May 19, 2022

Trump just got caught in flagrant abuse of power to punish Amazon’s Jeff Bezos

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Pursuing his personal vendetta against Jeff Bezos, owner of both Amazon and The Washington Post, President Trump has been pushing the Postmaster General to double the rates it charges the big online retailer to deliver packages,


Not letting facts or experts get in the way of his anger, the president has repeatedly claimed that the Post Office loses money on each Amazon package it delivers, which subsidizes the retailer causing the failure of brick and mortar competitors.

Trump has been attacking Amazon for the past three years, usually after an article appears in the Washington Post about him that he doesn’t like. 

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Trump has personally met with U.S. Postmaster General Megan Brennan to push his views multiple times, although few if any of the meetings are ever listed on the president’s public agenda that lists all of his meetings. 

Brennan, who worked her way up from mail carrier to head the Post Office, has stood up to Trump so far, telling him that the Amazon business is covered by contracts that are reviewed by an independent regulatory commission. 

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She has also explained she can’t act alone on his request even if she wanted to because the Post Office is controlled by a board of nine governors and all contracts like the one with Amazon must be approved by the independent Postal Regulatory Commission.

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Brennan has told Trump that the Amazon business helps the post office at a time first class mail delivery continues to decline.

She even provided Trump a set of slides showing the value to the post office of a number of companies, including Amazon, that are partners for deliveries.

Facts don’t phase Trump who has continued his criticism and even accused the Post Office of not knowing or understanding the cost of its relationship with Amazon.

His anger culminated last month in an Executive Order calling for a government review of the Post Office, which operates as an independent company but has taken over $15 billion from the government in recent years to cover ongoing losses. The report is due in July.

The losses are not from the package delivery but are a direct result of health care costs under the pension plan for postal workers past and present, for which the post office must put aside millions each year to prepare for the eventual costs.

Even within the White House, Trump’s aides have expressed differing opinions, with some following the bosses lead and claiming the post office loses money on Amazon while others say without the Amazon business, the post office would be much worse off.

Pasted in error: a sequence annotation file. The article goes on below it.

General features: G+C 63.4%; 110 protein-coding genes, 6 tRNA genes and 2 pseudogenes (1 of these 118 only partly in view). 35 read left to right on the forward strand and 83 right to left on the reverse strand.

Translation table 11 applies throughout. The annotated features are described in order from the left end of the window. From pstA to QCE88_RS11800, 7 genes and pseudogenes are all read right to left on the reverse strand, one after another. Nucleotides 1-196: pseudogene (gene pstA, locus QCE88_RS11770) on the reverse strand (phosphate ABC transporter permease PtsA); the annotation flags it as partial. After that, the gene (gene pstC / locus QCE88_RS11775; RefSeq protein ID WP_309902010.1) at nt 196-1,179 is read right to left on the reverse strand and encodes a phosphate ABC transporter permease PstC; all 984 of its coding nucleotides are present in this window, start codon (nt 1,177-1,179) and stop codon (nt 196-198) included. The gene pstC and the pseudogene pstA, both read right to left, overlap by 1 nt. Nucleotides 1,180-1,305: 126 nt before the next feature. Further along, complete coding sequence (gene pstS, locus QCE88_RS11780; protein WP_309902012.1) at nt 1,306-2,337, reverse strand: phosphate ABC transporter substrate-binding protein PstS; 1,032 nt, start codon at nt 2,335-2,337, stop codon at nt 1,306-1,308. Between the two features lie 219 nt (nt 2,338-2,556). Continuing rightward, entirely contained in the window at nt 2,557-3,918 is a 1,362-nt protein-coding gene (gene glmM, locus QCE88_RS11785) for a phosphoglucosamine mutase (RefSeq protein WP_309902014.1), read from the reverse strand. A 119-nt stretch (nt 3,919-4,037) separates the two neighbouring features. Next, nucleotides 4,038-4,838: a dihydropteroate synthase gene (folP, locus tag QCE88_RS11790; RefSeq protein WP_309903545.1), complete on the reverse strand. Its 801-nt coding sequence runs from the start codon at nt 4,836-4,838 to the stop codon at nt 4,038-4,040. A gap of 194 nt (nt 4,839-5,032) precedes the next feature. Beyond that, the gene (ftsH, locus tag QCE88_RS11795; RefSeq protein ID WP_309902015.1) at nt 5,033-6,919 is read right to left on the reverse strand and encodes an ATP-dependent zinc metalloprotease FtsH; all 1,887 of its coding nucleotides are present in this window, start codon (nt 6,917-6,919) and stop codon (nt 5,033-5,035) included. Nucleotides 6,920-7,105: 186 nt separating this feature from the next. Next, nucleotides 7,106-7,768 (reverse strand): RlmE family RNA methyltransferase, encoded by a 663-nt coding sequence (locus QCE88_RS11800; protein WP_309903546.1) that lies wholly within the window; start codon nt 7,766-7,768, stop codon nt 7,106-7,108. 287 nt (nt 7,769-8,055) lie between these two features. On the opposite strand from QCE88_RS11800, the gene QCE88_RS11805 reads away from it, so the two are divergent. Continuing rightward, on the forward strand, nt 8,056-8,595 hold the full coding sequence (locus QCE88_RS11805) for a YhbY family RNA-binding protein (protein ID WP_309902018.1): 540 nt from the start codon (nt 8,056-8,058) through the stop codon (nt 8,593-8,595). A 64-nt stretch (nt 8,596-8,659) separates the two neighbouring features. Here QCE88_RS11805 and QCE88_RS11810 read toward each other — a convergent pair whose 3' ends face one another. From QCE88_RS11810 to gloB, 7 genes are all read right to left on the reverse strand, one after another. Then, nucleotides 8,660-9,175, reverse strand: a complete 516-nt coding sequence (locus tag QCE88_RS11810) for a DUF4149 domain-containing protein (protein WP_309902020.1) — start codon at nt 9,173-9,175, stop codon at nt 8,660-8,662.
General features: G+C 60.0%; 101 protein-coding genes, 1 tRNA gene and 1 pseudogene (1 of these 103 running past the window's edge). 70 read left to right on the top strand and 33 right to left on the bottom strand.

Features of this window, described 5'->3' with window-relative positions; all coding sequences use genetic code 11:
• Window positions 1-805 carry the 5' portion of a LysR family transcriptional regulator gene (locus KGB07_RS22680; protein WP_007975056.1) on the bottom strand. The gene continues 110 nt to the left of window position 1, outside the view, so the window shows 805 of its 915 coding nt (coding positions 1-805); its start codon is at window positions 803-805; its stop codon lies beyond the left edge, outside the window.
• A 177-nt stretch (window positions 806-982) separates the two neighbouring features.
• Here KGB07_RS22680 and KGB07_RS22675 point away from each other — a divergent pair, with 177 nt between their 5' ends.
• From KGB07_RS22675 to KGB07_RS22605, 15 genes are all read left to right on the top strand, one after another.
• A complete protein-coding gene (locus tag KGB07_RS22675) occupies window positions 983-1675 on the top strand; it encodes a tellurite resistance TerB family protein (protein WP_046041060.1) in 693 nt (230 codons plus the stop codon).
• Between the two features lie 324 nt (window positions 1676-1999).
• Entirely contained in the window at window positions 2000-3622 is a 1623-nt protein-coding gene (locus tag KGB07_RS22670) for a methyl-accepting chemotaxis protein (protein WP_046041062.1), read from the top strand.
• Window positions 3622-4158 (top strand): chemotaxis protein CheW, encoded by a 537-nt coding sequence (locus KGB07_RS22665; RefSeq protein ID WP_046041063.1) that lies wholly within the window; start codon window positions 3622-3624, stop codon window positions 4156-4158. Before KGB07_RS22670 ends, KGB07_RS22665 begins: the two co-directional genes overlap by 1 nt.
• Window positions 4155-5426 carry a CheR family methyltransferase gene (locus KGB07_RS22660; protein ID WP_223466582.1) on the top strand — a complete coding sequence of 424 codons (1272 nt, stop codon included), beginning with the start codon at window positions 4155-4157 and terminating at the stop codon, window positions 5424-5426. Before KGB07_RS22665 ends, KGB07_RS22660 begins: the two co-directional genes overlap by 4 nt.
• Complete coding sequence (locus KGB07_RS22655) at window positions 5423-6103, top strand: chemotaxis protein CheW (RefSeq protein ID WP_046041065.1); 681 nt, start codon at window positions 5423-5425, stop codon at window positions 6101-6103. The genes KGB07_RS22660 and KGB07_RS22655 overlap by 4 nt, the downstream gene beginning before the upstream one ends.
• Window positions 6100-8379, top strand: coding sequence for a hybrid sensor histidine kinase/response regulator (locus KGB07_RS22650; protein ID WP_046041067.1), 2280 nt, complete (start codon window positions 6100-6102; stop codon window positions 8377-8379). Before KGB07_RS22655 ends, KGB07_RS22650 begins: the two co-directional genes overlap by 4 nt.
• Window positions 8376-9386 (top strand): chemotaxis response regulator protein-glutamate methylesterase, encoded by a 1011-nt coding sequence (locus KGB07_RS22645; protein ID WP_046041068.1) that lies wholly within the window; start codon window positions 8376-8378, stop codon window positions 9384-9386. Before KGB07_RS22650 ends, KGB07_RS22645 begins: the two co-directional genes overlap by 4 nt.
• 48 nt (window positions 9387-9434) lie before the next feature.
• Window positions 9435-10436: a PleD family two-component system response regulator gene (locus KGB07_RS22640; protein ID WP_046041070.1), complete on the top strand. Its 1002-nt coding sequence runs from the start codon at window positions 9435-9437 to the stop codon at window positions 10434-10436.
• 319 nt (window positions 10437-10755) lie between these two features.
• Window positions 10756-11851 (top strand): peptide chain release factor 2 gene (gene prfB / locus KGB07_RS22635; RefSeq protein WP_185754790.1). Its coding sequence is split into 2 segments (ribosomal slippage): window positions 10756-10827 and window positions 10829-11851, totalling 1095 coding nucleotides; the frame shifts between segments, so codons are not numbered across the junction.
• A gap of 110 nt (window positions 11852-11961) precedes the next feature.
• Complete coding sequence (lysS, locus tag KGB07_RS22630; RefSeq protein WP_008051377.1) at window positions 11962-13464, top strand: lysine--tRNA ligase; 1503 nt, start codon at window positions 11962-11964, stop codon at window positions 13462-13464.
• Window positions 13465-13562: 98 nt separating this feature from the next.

Amazon and the Post Office won’t reveal details, but outside experts say that Amazon spent about $21.7 billion on shipping costs in 2017, and about 40 percent of its packages were sent at least partially through the U.S.P.O., usually for the “last mile” of delivery.

That means Amazon delivers the packages to the nearest post office which then carries it to the home of the consumer.

The Post Office competes for package delivery services with FedEx, United Parcel, and others, and is typically the lowest-cost provider.

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The Post Office reported package income of $19.5 billion last year, up 118 percent from 2016.

The fact is the world is changing as brick and mortar businesses have been displaced in music, movies and other retail by online services, especially Amazon, which is now one of the largest corporations in the world.

Trump is striking out against Amazon because he hates the Washington Post coverage of him and his administration, and because he believes he should be able to order the independent post office to do what he wants, just like he wanted the FBI to bend to his will under James Comey.

The post office has problems because of the changing business models and economics but what Trump is doing is not going to solve the real problems but could make things worse.

Benjamin Locke

Benjamin Locke is a retired college professor with an undergraduate degree in Industrial Labor and Relations from Cornell University and an MBA from the European School of Management.

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